Yesterday, I dialed my insurance company, punched in my card number and then, while I waited on hold again, I grabbed the phone and started driving kids around. (For anyone who's worried, my car has Bluetooth and we all had to suffer the hold music in the car without me having to touch the phone.) I picked up the neighbor, drove 15 minutes on the highway to tennis, waited for my daughter to come out, drove 15 minutes back home and was still on hold the whole time.
I'd been given the option to have them call me back. Sounds brilliant, right? Not so much. When I'd called the first time, before the kids were even home, I happily agreed and pressed "1" to have them return my call, all without losing my spot in the queue. Perfect!
Twenty minutes later, the phone rang. I had since forgotten to expect the call back (does anyone else get sidetracked that easily?) Even if someone were home, no one in my family would dare answer the home line, so it was me who picked up the phone. Answering, I remembered, "Oh yes, great! Thanks for calling back. Wait? What? I didn't want the billing department. I was on hold for the technical department."
"Let me transfer you."
"Wait! Wait, wait..." There goes that music and I'm back in the general queue all over again, 45 minutes after my original call. ARGH!
This time, I had a little familiarity with the menu options so, with precise, loud enunciation, I pronounced my request to the automated voice who, of course, didn't grasp what I needed. Then I barked it at her, more loudly, speaking every syllable. That's how my conversations with the robotic lady began.
"No, I know you don't understand me, that's why I want a REPRESENTATIVE."
"That request is not understood. Please say -"
Escalating, I interrupt and very clearly chant, "Rep - re - sent - a - tive!"
"I did not understand. You can say: 'billing,' 'technical support,' ..."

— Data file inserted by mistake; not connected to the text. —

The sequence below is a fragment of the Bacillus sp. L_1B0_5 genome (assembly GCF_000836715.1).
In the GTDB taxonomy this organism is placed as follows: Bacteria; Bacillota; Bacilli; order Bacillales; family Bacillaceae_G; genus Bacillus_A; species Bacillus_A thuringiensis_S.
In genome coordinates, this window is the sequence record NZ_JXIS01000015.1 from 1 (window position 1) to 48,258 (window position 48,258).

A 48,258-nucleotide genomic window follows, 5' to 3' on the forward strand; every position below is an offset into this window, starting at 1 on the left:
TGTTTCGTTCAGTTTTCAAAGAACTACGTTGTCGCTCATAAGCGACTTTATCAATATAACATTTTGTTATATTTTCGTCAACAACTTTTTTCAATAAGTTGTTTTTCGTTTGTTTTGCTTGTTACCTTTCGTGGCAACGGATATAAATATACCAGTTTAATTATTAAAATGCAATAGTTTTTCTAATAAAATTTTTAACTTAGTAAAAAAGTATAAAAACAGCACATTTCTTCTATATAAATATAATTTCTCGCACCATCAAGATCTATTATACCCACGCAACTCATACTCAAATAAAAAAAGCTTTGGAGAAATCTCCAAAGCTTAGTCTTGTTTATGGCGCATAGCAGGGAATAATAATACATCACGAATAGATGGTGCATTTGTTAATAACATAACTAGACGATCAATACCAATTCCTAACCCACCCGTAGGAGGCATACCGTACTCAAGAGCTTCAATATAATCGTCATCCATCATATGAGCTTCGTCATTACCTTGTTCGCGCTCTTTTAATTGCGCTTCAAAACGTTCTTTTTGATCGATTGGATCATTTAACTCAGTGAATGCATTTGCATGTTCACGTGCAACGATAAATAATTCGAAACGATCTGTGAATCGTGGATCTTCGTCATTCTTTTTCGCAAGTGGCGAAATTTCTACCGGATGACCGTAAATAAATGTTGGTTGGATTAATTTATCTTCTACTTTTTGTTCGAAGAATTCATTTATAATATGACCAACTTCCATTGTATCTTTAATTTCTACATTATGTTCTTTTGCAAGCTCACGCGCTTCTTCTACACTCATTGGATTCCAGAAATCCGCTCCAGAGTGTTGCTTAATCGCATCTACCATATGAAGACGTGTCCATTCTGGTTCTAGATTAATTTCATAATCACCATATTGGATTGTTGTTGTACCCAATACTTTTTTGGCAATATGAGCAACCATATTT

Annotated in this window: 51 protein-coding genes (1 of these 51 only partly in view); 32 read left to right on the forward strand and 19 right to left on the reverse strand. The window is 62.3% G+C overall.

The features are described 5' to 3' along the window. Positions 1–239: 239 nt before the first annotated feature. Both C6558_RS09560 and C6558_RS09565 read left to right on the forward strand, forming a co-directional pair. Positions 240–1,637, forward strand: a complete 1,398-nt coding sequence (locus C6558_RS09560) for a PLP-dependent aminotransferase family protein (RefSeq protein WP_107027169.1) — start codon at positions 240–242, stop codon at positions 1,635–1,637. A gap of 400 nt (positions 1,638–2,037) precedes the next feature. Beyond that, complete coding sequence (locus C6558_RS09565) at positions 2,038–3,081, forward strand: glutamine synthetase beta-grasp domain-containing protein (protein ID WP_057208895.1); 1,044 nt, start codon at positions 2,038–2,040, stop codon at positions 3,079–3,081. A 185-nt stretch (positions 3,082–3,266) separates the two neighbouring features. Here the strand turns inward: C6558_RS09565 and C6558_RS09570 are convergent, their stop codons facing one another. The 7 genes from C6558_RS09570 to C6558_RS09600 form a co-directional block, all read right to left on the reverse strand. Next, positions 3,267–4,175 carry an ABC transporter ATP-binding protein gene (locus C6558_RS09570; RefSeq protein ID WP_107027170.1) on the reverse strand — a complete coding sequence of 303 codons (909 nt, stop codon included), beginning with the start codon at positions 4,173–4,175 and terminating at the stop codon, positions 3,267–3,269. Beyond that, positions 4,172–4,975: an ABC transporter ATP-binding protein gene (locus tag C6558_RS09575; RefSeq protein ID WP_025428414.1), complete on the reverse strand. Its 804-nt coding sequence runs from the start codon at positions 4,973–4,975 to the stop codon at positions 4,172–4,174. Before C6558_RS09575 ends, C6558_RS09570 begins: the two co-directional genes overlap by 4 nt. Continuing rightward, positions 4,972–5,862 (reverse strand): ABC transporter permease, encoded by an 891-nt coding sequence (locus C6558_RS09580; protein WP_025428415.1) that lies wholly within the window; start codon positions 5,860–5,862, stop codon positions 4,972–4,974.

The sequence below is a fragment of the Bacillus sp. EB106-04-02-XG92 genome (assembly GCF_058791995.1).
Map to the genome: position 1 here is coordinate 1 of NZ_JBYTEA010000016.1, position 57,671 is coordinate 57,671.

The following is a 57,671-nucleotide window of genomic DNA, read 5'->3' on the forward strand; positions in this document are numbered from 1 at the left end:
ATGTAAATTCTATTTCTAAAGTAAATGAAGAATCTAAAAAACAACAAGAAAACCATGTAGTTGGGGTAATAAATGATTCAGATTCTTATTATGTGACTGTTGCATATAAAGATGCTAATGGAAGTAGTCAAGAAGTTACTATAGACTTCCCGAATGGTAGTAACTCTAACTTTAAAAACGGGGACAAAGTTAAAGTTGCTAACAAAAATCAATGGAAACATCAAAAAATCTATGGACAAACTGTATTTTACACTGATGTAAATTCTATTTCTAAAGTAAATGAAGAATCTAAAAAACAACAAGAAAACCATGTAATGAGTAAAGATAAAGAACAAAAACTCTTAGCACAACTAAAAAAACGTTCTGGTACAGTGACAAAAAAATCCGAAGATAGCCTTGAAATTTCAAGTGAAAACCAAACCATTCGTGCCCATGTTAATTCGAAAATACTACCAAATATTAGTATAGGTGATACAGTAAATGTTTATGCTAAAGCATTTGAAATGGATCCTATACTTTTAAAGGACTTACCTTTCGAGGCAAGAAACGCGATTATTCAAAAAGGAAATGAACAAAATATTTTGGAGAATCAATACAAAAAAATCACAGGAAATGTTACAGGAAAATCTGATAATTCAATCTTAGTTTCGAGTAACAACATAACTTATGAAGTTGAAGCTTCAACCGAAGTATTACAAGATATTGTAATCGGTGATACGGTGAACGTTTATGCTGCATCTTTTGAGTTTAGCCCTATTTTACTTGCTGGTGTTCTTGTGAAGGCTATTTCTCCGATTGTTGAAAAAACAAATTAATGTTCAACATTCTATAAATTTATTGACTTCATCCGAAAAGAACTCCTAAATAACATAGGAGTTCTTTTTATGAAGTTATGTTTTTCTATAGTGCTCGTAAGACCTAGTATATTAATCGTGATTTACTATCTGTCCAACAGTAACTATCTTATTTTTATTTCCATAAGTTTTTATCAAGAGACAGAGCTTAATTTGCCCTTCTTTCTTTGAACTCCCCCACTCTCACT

Seriously? I sigh audibly.
"That is not a recognizable command."
No kidding, lady, it's an exasperated sigh! That's when I finally yell at her, "PUT ON A REPRESENTATIVE! A PERSON! I-WANT-A-PERSON! YOU CAN'T HELP ME SO PLEASE PUT A PERSON ON THE PHONE!" Even as I rant, I amaze myself by saying, 'please' to the computer lady who is making me furious and has no sense of manners.
Menu after menu, speaking slowly and the way my parents talk mechanically to Siri, I finally think I may be getting somewhere. Then the kids get home and blast into the house yelling, "Mom! Hey, Mom, I'm home!" To which computer lady answers, "I didn't understand that. That is not an option," and I am back to the beginning.
At last, I've got painful music again, but I'm now awaiting a person. Why doesn't it dawn on me to put the call on speaker right at the start and do something else? At least that way I could check something off my list. Instead, I keep thinking, They'll answer any moment. Then seven minutes pass and I think, Well, now it's been seven minutes, they'll be answering any second now, so I stay on hold, sitting there, waiting, poking around at the mail or the piles on my desk. Then it's 28 minutes and I've been sitting there listening to awful electronic, poor-instrumental sounds thrumming through the room because I have finally put the call on speaker.
My tween and teen kids don't often appreciate the musical selections that I love, and inevitably, that's just when one walks in asking, "Mom, what is that terrible music?" No! Really, I didn't PICK this! I agree, it's unlistenable. Where did he go?
Once I have finally decided to put the phone on speaker, my tendency to refocus on another task can sneak up on me. I wander away, tidying up or taking the dishtowels to the laundry room, dusting the baseboards, hunting for a nail file. By the time I've wiped down radiators, picture frames and lamps, manicured my toes and fingers, sorted bills, answered emails, cooked dinner, baked muffins for breakfast the next morning and have become accustomed to the voiceless music, I eventually need to go to the bathroom.
Going to the bathroom is a guaranteed way to get someone on the line. The second I'm indisposed, the representative is sure to pick up, and at last, from rooms away, I hear a person. A live voice on the other end answers putting a blessed stop to the painful accordion rendition of "Mandy." (Was I really just tapping my feet and humming along?)
Since I've drifted away from my phone, I go running down the stairs and through the house shouting, "Wait! Wait! I'm here! Don't hang up! Please wait!"
Huffing and puffing, I flip the phone to my ear, "Hi? Hello?"
"Yes, hello, this is Tanya, how can I help you?"
"Um, I'm sorry, who did I call again? Oh, yes, insurance. Um."
"What can I help you with, ma'am?"
Ma'am? Hrumph. "Um, one second. Hmmm. Let me see, I can't remember. Why did I call the insurance company? Just a moment, let me think ..."
© Copyright Leah DeCesare 2015